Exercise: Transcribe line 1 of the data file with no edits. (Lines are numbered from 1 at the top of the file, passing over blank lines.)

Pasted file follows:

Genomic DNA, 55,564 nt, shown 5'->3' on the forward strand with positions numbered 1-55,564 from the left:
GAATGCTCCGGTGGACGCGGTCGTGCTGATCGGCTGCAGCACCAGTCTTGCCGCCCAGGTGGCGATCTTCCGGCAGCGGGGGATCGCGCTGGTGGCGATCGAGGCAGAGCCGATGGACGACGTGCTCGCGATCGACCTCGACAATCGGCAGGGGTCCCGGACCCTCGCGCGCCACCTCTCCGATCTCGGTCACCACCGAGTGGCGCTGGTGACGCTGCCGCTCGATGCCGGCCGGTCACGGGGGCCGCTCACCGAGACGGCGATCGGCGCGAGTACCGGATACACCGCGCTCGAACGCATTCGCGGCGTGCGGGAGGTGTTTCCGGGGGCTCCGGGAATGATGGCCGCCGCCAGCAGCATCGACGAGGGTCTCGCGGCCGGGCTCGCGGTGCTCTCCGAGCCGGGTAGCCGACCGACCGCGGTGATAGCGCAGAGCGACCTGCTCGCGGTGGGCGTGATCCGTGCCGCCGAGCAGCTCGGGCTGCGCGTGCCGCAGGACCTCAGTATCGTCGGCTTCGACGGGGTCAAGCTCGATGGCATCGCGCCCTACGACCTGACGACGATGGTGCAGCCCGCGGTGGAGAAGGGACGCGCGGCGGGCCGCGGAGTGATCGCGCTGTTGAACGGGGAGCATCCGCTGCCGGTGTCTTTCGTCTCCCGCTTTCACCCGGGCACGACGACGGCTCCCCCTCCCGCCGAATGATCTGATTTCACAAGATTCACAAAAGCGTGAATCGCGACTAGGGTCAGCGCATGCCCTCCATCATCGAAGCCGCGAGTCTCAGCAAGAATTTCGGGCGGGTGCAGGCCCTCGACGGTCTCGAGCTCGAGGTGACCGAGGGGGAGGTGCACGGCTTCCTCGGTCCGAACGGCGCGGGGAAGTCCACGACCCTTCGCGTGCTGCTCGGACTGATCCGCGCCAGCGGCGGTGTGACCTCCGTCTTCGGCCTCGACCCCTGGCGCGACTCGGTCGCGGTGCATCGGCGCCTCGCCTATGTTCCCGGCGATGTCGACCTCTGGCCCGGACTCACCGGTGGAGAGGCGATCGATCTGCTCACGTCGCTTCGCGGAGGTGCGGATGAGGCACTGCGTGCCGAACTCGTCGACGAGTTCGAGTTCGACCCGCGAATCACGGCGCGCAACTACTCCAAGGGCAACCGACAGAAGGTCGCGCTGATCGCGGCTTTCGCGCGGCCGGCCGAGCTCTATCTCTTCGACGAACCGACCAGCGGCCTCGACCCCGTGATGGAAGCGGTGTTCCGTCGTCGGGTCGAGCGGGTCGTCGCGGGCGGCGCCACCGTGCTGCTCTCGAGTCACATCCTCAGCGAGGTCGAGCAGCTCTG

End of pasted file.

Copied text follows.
Genomic DNA, 55,564 nt, shown 5'->3' on the forward strand with positions numbered 1-55,564 from the left: